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Big Data: A Special Report on a Rising Investment Trend: Part 1

By Chad Fraser on April 2, 2013

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“The next holy grail is about decision support and analytics.”

—GE CEO Jeffrey Immelt

The world creates 2.5 quintillion bytes of data every day, according to International Business Machines (NYSE: IBM). To put that in perspective, 90% of the data that exists today—everything from blog posts to readings from electronic sensors on bridges, trucks and oil rigs—was created in the last two years alone. Or put another way, if every byte of data in the world was a liter of water, we’d have enough to fill the oceans—two times over.

The sharply higher amount of data is a result of a fall in the price of storage. For example, at your nearest electronics store, you can now buy an external hard drive that will hold a terabyte of data for less than $100, which was unthinkable just a few years ago.

This massive stockpile of information opens countless doors to improving efficiency and decision-making. For example, Norfolk Southern Corp. (NYSE: NSC) is now using software that makes its trains more fuel efficient by accounting for things like the surrounding landscape, the number of cars the train is pulling and a raft of other data. “It coaches the locomotive engineer to keep the train on schedule but to do it in a way that optimizes fuel burn, and we are seeing tremendous results here,” company vice-president and CIO Deborah Butler told the Wall Street Journal.

Thanks to improvements like these, Norfolk Southern was able to chop its fuel costs by 6.3% in 2011, according to the Journal.

For other businesses, uses for data analytics could range from creating coupons that are targeted at specific customers based on their individual purchasing patterns, thereby ensuring higher response rates. Many companies are also tracking and instantaneously sifting through tweets, status updates and other feedback on social media to develop new products to take advantage of rising trends.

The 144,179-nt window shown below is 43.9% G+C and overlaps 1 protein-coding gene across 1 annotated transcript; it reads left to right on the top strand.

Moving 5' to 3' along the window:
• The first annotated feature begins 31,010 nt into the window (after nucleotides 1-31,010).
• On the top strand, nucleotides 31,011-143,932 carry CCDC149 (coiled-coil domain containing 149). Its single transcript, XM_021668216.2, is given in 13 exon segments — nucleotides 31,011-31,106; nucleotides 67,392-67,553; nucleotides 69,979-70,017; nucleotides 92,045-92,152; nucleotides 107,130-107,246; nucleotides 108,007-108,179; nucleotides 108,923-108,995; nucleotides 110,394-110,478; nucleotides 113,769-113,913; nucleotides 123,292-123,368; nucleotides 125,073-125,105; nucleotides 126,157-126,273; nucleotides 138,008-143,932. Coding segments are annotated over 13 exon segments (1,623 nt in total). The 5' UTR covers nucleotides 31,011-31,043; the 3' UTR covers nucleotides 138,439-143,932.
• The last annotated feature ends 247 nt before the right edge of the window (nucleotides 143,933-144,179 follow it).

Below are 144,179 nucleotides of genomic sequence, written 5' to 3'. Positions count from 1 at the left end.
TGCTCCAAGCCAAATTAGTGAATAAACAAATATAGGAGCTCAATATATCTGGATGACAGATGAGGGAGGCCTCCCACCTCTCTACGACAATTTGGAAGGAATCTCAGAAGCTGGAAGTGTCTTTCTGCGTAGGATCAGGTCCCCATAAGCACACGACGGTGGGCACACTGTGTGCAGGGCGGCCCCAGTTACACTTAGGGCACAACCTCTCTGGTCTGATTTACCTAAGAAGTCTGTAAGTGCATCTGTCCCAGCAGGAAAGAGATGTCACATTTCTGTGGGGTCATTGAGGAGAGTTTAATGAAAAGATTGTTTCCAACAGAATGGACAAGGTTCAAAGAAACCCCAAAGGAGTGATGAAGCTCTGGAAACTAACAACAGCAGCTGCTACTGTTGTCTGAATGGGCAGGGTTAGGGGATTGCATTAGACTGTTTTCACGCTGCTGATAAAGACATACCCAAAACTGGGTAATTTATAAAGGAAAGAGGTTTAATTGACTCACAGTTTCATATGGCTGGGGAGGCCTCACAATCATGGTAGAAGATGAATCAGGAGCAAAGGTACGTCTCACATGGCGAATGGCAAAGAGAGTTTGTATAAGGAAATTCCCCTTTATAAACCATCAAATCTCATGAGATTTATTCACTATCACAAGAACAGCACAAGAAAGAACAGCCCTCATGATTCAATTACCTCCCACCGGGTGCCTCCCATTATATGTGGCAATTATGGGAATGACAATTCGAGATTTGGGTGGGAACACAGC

In addition to making better decisions, analytics software can also greatly enhance the speed of decision-making, making big companies far more nimble. This technology can also be used to detect fraudulent transactions in the blink of an eye by looking for specific patterns in huge volumes of payments.

The overall big data market is set to grow quickly in the coming years. According to IT research firm IDC, big data revenue will increase by 31.7% a year between 2012 and 2016, when it will hit $23.8 billion.

3 Big Data Stocks to Watch

One factor driving demand for applications in this area is the fact that about 80% of the world’s data is unstructured, making it much more difficult to analyze than information stored in databases or other, better organized formats.

That’s where data analytics software comes in. Below, we begin our look at three companies that specialize in making products that help their clients navigate—and profit from—the huge volumes of data they’re collecting, with IBM. Tomorrow, we’ll examine two more.


Big Data Stock #1: IBM: Big Blue’s efforts in this area include its big data platform, which consists of applications that let users store and analyze large amounts of data. The company’s applications also include stream computing capability, which lets users analyze data as it comes in and take action on the spot.

Since 2005, IBM has made 35 acquisitions, worth a total of $16 billion, in the analytics space, according to tech website GigaOM. In February, it bought privately held Star Analytics for an undisclosed sum. According to an IBM press release, Star’s software helps companies share and manage data across their businesses, whether on site or through cloud computing (or accessing programs and data stored on remote servers). Star’s products also eliminate time-consuming manual processes.

In 2012, IBM’s business analytics revenue rose 13% from 2011; revenue from cloud computing gained 80%. In its latest quarter, the company’s overall revenue was down 0.6%, to $29.3 billion, while earnings before one-time items rose to $5.39 a share from $4.71 a year ago. That beat the consensus forecast of $5.25 a share in earnings on $29.09 billion in revenue.

IBM shares are up 2.4% in the past year and currently trade at 14.88 times the company’s last 12 months of earnings. Quarterly dividends of $0.85 yield 1.6% on a yearly basis.

Tomorrow, we’ll continue our look at ways to profit from the rise of big data analytics and examine two more stocks that are positioned to benefit.

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